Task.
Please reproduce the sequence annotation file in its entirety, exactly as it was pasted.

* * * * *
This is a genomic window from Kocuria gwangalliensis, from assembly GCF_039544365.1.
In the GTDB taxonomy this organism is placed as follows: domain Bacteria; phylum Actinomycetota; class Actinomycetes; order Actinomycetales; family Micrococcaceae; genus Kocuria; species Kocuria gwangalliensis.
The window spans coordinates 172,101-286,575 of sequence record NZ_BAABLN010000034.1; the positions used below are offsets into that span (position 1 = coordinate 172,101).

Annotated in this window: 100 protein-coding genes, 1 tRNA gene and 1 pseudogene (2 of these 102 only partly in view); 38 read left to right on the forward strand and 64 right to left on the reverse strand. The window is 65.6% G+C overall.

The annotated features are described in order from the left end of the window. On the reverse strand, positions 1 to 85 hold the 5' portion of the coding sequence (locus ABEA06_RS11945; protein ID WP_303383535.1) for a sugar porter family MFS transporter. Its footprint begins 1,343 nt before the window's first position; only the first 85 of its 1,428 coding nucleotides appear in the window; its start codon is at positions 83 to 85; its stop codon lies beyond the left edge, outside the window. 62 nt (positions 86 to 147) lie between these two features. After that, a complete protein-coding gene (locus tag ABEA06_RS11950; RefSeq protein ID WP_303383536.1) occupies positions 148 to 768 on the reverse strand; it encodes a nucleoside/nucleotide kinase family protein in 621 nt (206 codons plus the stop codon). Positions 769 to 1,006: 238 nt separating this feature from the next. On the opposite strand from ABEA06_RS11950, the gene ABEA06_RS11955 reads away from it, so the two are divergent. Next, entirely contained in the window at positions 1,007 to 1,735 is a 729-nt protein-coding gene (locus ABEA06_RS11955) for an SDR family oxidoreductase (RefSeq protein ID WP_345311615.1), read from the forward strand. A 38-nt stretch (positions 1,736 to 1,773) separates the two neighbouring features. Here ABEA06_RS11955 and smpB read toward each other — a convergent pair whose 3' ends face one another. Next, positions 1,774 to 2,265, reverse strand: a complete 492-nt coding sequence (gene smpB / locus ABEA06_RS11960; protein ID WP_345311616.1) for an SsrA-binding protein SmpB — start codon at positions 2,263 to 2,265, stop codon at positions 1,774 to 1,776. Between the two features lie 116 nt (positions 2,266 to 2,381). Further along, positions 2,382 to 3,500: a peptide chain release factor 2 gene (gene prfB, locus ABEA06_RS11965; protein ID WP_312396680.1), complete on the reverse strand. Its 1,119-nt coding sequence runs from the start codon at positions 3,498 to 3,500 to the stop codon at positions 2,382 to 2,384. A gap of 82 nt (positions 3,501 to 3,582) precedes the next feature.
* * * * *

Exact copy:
This is a genomic window from Kocuria gwangalliensis, from assembly GCF_039544365.1.
In the GTDB taxonomy this organism is placed as follows: domain Bacteria; phylum Actinomycetota; class Actinomycetes; order Actinomycetales; family Micrococcaceae; genus Kocuria; species Kocuria gwangalliensis.
The window spans coordinates 172,101-286,575 of sequence record NZ_BAABLN010000034.1; the positions used below are offsets into that span (position 1 = coordinate 172,101).

Annotated in this window: 100 protein-coding genes, 1 tRNA gene and 1 pseudogene (2 of these 102 only partly in view); 38 read left to right on the forward strand and 64 right to left on the reverse strand. The window is 65.6% G+C overall.

The annotated features are described in order from the left end of the window. On the reverse strand, positions 1 to 85 hold the 5' portion of the coding sequence (locus ABEA06_RS11945; protein ID WP_303383535.1) for a sugar porter family MFS transporter. Its footprint begins 1,343 nt before the window's first position; only the first 85 of its 1,428 coding nucleotides appear in the window; its start codon is at positions 83 to 85; its stop codon lies beyond the left edge, outside the window. 62 nt (positions 86 to 147) lie between these two features. After that, a complete protein-coding gene (locus tag ABEA06_RS11950; RefSeq protein ID WP_303383536.1) occupies positions 148 to 768 on the reverse strand; it encodes a nucleoside/nucleotide kinase family protein in 621 nt (206 codons plus the stop codon). Positions 769 to 1,006: 238 nt separating this feature from the next. On the opposite strand from ABEA06_RS11950, the gene ABEA06_RS11955 reads away from it, so the two are divergent. Next, entirely contained in the window at positions 1,007 to 1,735 is a 729-nt protein-coding gene (locus ABEA06_RS11955) for an SDR family oxidoreductase (RefSeq protein ID WP_345311615.1), read from the forward strand. A 38-nt stretch (positions 1,736 to 1,773) separates the two neighbouring features. Here ABEA06_RS11955 and smpB read toward each other — a convergent pair whose 3' ends face one another. Next, positions 1,774 to 2,265, reverse strand: a complete 492-nt coding sequence (gene smpB / locus ABEA06_RS11960; protein ID WP_345311616.1) for an SsrA-binding protein SmpB — start codon at positions 2,263 to 2,265, stop codon at positions 1,774 to 1,776. Between the two features lie 116 nt (positions 2,266 to 2,381). Further along, positions 2,382 to 3,500: a peptide chain release factor 2 gene (gene prfB, locus ABEA06_RS11965; protein ID WP_312396680.1), complete on the reverse strand. Its 1,119-nt coding sequence runs from the start codon at positions 3,498 to 3,500 to the stop codon at positions 2,382 to 2,384. A gap of 82 nt (positions 3,501 to 3,582) precedes the next feature.